Building and Office Evacuation Training Video - Safetycare Workplace Fire Safety



7-Step Emergency and Evacuation Plan

The collapse of the World Trade Center towers on September 11th forced hundreds to leave their homes in lower Manhattan--something many were unprepared to do.

 

Unless you live in a hurricane-, tornado-, earthquake-, or wildfire-prone region, where the possibility of an evacuation is an everyday reality, you may not be prepared to leave your residence in the event of disaster, either.

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"But everyone should have a emergency and an evacuation plan," says Larry Rockwell, a spokesman for the American Red Cross whose specialty is disaster preparedness. Disaster can strike anywhere, Rockwell notes, in the form of a fire, for instance, or as a traffic accident involving a 16-wheeler loaded with chemicals.

 

Here's what you should do now to develop ahome emergency planstay safe if disaster strikes:

 

Identify two safe meeting places.In case of a fire, gas leak, or other emergency in your home or apartment building, you'll need to find a safe (and nearby) meeting place. That might be a tree at the far end of your yard, or the corner candy store. You'll also need a safe meeting place outside of your neighborhood in case a large-scale emergency prompts a widespread evacuation. "Most of us are not home during the day, so if the neighborhood is being evacuated, we need our families to know where we will meet," says Rockwell.A family member's workplace or the home of a relative or friend outside the immediate vicinity is a good option. Be sure all family members know the location of both meeting places as well as the phone number for the away-from-home meeting spot.Practice leaving.Check to ensure there are at least two exits (in case one is blocked)leading out of your home. You may need to rearrange some furniture, or, if you live on an upper floor of a building, buy a collapsible ladder, to guarantee you have at least two exits.

 

Then have a drill where you leave home and gather at your meeting spot. "You should practice at a couple different times during the day, including at night, after the kids have gone to bed," says Rockwell. Do it once a month or so.[pagebreak]Safeguard important documents.Store copies of birth and marriage certificates, insurance policies, and other important papers in your disaster kit or a safe deposit box, or leave them in a secure place at the home of a friend or relative who resides in another community. That way, you'll be able to get your hands on them should your home be damaged or destroyed in a disaster.

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Find an out-of-town contact.When disaster strikes an area, incoming phone lines are often jammed with calls from relatives and friends trying to reach loved ones. As a result, some callers spend anxious hours trying to get through.

 

To make sure your circle knows you're okay, ask an out-of-town relative or friend to be your contact, the person you'll call in case of emergency. Then, give that person's number to all of your other relatives and friends, and let them know they can call her to find out how you're doing if, say, a tornado touches down in your neighborhood.Draft an evacuation plan.In preparation for the possibility that you need to leave your community, devise a strategy. "This should include where you plan to go--whether it's a friend or relative's home outside the community or a hotel room--and how you'll get there," says Rockwell.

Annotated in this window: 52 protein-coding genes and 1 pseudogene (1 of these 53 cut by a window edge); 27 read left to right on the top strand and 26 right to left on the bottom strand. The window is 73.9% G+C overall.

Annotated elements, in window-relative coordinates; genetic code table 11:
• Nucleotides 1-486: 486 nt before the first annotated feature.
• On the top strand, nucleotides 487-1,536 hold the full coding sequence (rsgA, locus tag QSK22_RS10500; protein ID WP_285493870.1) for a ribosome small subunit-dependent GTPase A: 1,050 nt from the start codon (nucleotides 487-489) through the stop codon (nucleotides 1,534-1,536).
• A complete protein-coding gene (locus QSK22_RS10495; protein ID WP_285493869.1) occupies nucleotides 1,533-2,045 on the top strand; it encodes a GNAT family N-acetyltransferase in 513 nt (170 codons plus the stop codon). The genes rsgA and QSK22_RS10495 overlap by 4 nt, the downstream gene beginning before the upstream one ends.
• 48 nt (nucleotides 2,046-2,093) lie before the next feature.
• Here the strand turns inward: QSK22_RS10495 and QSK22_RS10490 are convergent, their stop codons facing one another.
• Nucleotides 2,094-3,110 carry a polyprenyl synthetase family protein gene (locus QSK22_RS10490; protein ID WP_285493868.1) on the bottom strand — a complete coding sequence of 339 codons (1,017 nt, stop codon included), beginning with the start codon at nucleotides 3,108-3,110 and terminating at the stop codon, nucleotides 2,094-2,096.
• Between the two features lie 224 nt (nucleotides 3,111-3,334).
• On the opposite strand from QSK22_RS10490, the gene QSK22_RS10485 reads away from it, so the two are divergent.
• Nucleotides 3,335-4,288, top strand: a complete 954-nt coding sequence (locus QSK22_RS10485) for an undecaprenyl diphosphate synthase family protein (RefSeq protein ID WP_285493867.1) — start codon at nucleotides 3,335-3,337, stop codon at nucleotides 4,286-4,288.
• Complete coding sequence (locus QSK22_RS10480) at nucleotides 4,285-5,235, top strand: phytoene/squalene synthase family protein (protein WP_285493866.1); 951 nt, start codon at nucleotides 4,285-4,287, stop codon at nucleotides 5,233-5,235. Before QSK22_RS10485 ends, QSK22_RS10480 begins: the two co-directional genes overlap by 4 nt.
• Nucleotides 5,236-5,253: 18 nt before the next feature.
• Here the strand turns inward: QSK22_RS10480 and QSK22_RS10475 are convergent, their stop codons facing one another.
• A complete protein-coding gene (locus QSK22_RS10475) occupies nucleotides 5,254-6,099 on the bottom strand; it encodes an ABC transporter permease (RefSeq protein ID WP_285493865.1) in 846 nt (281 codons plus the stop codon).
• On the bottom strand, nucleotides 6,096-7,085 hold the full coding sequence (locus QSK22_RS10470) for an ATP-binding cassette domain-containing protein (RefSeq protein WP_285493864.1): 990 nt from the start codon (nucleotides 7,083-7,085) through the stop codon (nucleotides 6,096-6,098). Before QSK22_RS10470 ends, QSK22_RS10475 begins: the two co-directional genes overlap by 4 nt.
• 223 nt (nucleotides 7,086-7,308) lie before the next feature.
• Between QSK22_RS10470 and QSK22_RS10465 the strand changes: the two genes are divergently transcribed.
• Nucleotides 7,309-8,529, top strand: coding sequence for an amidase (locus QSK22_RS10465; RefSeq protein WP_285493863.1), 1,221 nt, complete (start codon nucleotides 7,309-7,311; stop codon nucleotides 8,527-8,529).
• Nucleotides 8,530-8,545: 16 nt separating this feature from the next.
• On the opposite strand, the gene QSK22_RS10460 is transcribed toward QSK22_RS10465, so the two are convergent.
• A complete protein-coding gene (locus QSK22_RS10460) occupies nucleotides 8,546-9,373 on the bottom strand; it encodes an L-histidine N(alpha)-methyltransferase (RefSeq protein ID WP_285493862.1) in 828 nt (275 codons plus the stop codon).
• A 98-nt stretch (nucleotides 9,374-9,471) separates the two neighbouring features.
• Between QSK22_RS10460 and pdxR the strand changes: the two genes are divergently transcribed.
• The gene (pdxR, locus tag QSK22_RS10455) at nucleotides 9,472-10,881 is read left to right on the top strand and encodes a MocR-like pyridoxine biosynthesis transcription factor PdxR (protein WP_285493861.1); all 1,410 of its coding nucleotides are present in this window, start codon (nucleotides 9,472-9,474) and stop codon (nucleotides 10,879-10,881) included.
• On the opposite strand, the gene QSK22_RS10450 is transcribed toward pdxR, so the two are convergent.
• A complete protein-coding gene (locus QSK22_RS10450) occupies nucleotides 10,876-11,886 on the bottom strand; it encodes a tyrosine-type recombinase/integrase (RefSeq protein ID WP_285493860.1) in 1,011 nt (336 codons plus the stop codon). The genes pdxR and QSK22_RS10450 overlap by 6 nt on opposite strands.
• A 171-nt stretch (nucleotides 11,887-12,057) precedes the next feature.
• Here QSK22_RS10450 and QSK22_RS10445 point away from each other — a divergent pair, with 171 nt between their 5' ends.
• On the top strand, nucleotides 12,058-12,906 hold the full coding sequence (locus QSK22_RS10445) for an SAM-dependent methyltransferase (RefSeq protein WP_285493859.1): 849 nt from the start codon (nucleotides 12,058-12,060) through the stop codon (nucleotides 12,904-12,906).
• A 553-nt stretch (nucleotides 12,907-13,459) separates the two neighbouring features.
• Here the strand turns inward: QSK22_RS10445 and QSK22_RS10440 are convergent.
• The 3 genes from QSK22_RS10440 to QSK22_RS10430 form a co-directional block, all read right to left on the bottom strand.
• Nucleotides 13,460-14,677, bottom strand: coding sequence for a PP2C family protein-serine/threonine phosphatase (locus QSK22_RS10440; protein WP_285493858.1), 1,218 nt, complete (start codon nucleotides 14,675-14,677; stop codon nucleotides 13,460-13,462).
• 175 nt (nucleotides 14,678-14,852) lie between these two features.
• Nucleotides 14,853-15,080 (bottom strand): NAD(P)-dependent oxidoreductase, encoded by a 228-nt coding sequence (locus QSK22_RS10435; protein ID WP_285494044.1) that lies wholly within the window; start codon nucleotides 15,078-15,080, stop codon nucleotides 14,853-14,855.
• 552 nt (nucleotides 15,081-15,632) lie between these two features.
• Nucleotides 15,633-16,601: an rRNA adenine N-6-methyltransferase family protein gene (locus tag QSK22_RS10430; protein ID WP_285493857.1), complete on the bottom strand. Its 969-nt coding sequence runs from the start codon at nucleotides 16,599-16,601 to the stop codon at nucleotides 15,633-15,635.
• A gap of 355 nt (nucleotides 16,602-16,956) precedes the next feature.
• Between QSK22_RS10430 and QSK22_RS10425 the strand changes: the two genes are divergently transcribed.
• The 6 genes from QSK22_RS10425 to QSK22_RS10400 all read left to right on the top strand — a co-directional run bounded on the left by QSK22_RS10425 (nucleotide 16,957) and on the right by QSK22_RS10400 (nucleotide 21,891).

"You need to consider whether you'll drive, or ride with someone, or take public transportation." You should also map out what to do with the family pet, in case it's not welcome at that friend's house, or at a hotel, since many have no-pets policies.[pagebreak]Pack an emergency stash.In case you have to leave in a hurry, prepack an emergency kit--a covered trash can or duffel bag that includes:

 

  • three gallons of water per person

 

  • a three-day supply of nonperishable foods

 

  • a three-day supply of medications

 

  • the phone numbers for family doctors and pharmacists (in case you're unable to return for a longer time and need to refill prescriptions)

 

  • a first-aid kit that contains regularly used over-the-counter medications

 

  • one change of clothing and footwear per person

 

  • a blanket or sleeping bag per person

 

  • a battery-powered radio and extra batteries (in order to get news and information)

 

  • flashlights and extra batteries

 

 

  • special items that certain family members need daily, e.g., baby formula and diapers for infants and toddlers

List everyone's address and numbers.Write down everyone's home, work, and school addresses and numbers, and make sure everyone has a copy of the list. Then, if you hear of a pending evacuation, for instance, you can call your wife and the kids' school to let them you know you'll be picking them up.

 

Be aware of work and school emergency procedures, too.You should not only participate in regularly scheduled fire and evacuation drills but also explain your workplace policies to other family members. For instance, let them know if you'd be asked to leave your workplace or moved to a secure location inside it in case of a disaster.

 

The latter is more likely if your workplace manufactures chemicals and other substances that, released to air, could make it more dangerous to leave the building than stay in a secure area for the duration of a cleanup.






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Date: 11.12.2018, 12:03 / Views: 81235